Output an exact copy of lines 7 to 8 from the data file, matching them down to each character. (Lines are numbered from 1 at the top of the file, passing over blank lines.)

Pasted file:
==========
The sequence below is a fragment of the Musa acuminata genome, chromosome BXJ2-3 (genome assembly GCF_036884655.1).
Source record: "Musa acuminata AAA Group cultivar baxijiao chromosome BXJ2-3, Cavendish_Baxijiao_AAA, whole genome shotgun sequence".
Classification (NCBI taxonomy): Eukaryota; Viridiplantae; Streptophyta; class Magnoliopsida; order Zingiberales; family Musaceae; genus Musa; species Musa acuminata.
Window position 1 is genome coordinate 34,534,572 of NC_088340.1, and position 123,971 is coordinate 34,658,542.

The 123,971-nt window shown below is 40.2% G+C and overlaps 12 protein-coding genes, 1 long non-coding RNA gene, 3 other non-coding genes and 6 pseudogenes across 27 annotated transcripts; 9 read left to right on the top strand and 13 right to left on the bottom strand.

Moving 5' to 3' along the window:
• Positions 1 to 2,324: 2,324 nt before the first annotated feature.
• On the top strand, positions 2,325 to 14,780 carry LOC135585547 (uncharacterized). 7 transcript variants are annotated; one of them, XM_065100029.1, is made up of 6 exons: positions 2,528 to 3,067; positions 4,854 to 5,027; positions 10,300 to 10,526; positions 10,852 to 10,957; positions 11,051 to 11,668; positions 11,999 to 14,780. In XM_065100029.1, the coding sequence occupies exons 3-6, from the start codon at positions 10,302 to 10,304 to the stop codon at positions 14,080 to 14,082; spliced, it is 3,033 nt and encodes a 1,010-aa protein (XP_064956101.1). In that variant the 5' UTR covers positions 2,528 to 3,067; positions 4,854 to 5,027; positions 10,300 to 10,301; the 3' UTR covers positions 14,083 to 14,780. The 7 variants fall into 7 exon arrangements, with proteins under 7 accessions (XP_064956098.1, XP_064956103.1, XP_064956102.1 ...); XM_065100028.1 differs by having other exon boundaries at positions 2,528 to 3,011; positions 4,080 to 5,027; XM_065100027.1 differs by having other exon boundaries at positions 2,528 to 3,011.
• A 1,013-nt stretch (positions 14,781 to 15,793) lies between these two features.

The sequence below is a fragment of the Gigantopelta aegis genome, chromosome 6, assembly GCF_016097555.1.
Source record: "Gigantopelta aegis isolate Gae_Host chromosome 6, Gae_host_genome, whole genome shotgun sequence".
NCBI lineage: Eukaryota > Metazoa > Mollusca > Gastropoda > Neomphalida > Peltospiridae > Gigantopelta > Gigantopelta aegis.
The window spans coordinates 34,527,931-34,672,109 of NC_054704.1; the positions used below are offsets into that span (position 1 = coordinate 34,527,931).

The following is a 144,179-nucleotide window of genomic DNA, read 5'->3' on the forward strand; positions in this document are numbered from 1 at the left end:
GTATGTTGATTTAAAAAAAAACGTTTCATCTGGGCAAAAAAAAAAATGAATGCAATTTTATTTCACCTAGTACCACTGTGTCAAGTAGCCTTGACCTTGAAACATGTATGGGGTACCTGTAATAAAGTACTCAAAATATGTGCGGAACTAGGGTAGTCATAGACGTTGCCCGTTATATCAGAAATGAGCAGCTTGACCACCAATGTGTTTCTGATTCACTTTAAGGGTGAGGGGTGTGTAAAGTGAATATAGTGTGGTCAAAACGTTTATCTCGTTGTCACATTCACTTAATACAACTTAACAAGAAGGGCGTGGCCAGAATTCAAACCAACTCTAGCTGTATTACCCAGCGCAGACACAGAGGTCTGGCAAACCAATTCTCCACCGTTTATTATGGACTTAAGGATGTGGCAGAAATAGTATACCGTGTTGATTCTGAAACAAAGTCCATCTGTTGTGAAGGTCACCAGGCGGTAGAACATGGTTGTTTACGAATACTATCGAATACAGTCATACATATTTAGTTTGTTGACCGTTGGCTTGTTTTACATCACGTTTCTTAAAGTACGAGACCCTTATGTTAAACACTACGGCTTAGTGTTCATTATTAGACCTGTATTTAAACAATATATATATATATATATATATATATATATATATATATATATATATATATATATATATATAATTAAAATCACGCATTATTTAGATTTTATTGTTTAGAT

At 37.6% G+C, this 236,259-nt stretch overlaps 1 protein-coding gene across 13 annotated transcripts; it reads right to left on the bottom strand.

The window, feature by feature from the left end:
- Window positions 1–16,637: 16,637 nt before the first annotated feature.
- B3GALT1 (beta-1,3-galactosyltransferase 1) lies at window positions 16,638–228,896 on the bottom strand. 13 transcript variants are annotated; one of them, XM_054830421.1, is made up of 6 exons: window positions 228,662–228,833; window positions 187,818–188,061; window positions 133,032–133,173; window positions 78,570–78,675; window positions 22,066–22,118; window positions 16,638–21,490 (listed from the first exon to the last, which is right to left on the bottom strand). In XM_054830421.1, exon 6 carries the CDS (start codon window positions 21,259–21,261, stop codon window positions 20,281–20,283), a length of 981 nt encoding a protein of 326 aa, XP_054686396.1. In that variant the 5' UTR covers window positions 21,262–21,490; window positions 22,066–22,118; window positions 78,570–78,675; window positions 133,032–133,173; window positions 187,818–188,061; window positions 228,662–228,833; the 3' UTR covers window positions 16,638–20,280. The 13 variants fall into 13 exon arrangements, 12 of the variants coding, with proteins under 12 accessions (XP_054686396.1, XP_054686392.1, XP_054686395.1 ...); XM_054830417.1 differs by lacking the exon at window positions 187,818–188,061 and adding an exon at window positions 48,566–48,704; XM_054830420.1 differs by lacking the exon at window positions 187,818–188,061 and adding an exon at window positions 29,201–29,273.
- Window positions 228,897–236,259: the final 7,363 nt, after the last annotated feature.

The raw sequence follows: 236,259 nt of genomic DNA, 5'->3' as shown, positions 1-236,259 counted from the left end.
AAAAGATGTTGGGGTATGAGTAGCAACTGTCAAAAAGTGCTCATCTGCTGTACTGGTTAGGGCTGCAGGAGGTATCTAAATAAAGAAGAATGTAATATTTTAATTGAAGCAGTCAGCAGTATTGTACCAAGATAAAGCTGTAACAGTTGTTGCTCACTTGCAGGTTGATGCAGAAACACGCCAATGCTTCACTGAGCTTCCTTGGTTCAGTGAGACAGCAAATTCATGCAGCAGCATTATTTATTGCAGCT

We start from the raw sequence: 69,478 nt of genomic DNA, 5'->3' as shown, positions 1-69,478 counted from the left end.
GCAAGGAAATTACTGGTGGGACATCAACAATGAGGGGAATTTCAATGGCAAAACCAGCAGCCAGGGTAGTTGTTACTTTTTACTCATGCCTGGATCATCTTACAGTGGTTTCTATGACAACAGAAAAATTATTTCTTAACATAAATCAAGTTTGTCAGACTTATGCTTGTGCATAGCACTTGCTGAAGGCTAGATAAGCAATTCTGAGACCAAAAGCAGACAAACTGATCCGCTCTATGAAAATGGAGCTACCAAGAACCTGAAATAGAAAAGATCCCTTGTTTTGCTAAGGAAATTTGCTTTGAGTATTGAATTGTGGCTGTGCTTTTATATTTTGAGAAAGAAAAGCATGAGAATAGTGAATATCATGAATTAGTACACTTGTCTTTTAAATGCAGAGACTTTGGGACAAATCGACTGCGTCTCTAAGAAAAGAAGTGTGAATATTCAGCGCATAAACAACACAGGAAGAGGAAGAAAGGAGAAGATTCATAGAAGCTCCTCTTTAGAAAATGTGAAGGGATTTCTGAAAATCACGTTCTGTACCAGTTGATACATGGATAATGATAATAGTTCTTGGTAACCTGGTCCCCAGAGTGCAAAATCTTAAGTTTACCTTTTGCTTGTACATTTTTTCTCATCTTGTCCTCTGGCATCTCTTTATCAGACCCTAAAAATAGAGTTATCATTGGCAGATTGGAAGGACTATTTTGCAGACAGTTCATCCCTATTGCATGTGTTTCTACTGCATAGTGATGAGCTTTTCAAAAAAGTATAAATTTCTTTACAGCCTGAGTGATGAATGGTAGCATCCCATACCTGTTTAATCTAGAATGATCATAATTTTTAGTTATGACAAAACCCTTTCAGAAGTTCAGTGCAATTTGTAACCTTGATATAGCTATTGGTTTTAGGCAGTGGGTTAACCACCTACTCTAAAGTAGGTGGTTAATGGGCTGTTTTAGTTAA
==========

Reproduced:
• Positions 1 to 2,324: 2,324 nt before the first annotated feature.
• On the top strand, positions 2,325 to 14,780 carry LOC135585547 (uncharacterized). 7 transcript variants are annotated; one of them, XM_065100029.1, is made up of 6 exons: positions 2,528 to 3,067; positions 4,854 to 5,027; positions 10,300 to 10,526; positions 10,852 to 10,957; positions 11,051 to 11,668; positions 11,999 to 14,780. In XM_065100029.1, the coding sequence occupies exons 3-6, from the start codon at positions 10,302 to 10,304 to the stop codon at positions 14,080 to 14,082; spliced, it is 3,033 nt and encodes a 1,010-aa protein (XP_064956101.1). In that variant the 5' UTR covers positions 2,528 to 3,067; positions 4,854 to 5,027; positions 10,300 to 10,301; the 3' UTR covers positions 14,083 to 14,780. The 7 variants fall into 7 exon arrangements, with proteins under 7 accessions (XP_064956098.1, XP_064956103.1, XP_064956102.1 ...); XM_065100028.1 differs by having other exon boundaries at positions 2,528 to 3,011; positions 4,080 to 5,027; XM_065100027.1 differs by having other exon boundaries at positions 2,528 to 3,011.